What "teeth-clenchingly bad timing", as Patrick Hosking put it in The Times. Only 48 hours after Qatar's sovereign wealth fund piled into Credit Suisse, the Swiss bank's shares plunged by as much as 9% due to a shock $2.8bn writedown on mortgage-based derivatives, blamed on asset mispricing by traders. The write-off is 50% higher than the 2007 total announced only last week.
Confidence in the sector had already been undermined by reports that UBS, which has already lost $18bn on mortgage-related securities, could be facing another $10bn in losses this year.
Meanwhile, Germany's number-two bank Commerzbank's 2007 subprime losses doubled to e583m in the fourth quarter.
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Crdit Agricole, France's biggest retail bank, is now thought likely to announce another writedown of around e650m, owing to its exposure to US bond insurers on top of e2.5bn of losses so far.
Barclays is hardly out of the woods
Barclays, however, provided some much-needed cheer by reporting a 1% decrease in profits to £7bn for 2007 amid a credit crunch-induced hit of £1.6bn, only £300m more than estimated in November; it also signalled confidence by hiking its dividend by 10%. Barclays seems to have been "pretty nimble at quitting or hedging its riskiest positions", said Mike Verdin on Breakingviews.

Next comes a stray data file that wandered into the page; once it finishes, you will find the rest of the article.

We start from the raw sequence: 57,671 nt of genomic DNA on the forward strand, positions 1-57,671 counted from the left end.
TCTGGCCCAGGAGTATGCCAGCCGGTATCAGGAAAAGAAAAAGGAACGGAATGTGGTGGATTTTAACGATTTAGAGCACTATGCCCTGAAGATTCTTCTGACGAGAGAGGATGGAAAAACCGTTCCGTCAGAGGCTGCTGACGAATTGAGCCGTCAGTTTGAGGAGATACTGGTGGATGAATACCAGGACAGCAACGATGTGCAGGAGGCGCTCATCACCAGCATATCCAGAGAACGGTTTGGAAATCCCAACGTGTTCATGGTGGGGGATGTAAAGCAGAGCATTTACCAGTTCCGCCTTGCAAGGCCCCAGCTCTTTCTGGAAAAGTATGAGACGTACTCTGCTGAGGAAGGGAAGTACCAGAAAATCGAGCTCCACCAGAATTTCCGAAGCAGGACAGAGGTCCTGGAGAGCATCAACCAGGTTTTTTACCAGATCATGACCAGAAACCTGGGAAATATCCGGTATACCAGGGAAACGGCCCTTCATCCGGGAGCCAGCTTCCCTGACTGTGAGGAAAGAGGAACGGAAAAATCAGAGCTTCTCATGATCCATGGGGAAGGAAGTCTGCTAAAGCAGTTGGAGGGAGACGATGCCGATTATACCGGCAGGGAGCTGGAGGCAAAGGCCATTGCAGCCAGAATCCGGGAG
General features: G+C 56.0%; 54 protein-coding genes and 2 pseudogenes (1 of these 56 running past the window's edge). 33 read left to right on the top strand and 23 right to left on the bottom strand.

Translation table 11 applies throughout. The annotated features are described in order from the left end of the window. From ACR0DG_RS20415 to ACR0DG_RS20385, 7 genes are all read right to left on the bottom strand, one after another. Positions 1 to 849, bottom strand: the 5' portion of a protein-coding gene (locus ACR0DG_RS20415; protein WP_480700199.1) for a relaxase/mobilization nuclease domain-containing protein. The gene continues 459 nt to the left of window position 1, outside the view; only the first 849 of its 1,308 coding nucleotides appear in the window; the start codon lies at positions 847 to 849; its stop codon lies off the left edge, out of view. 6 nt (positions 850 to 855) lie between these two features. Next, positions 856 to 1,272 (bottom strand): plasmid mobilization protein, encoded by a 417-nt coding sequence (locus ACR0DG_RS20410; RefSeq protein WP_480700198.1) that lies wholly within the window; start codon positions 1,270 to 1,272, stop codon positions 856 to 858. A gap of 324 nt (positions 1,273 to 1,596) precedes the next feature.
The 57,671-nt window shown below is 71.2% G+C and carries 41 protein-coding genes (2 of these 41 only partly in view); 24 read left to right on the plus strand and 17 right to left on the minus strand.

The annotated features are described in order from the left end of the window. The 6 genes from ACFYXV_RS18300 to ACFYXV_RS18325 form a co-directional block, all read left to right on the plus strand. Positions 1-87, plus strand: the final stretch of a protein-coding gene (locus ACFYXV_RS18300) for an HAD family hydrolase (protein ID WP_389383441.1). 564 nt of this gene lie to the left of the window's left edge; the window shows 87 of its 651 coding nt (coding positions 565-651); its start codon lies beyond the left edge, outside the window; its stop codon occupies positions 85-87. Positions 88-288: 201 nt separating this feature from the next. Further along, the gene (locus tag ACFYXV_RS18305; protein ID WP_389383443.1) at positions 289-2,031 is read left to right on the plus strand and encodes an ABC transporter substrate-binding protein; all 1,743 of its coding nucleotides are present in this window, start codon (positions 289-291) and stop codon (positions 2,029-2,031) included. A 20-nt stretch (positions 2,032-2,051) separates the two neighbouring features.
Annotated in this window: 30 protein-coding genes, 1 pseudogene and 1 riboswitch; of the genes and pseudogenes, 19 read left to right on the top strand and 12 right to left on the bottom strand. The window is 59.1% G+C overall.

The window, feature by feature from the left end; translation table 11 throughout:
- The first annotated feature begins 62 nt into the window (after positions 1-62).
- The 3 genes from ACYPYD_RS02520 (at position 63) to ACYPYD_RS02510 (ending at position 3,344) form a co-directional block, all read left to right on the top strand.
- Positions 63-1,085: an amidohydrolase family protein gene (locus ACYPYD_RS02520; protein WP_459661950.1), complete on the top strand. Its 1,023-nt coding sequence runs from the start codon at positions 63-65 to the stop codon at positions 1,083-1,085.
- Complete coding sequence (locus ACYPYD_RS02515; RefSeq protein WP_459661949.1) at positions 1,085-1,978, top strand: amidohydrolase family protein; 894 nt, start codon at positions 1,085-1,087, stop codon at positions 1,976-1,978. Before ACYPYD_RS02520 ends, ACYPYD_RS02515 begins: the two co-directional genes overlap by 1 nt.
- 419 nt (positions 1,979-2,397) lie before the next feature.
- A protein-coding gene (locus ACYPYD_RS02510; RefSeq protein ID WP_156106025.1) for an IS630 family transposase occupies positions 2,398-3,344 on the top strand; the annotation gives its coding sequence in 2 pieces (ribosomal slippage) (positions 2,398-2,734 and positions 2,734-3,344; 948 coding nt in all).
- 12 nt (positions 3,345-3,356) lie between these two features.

But while it has cut its subprime risk, its exposure to Alt-A mortgages (a step above subprime), monolines and commercial mortgages has risen, and is vulnerable if these areas keep softening. With various credit exposures totalling £36.4bn, losses could "quickly eat away" profits, added the Daily Mail's Alex Brummer.
The G7 has pencilled in eventual subprime losses of up to $400bn, of which just $145bn or so have been disclosed; the complexity of valuing derivatives only adds to the uncertainty. Banks are also bracing themselves for losses that would follow from the downgrading of monolines, estimated at $20bn-150bn, while consumer debt and commercial property could wipe another $100bn-200bn off earnings. As a recent Barclays Capital report put it, "the write-downs and losses to date by no means represent the end of the story".
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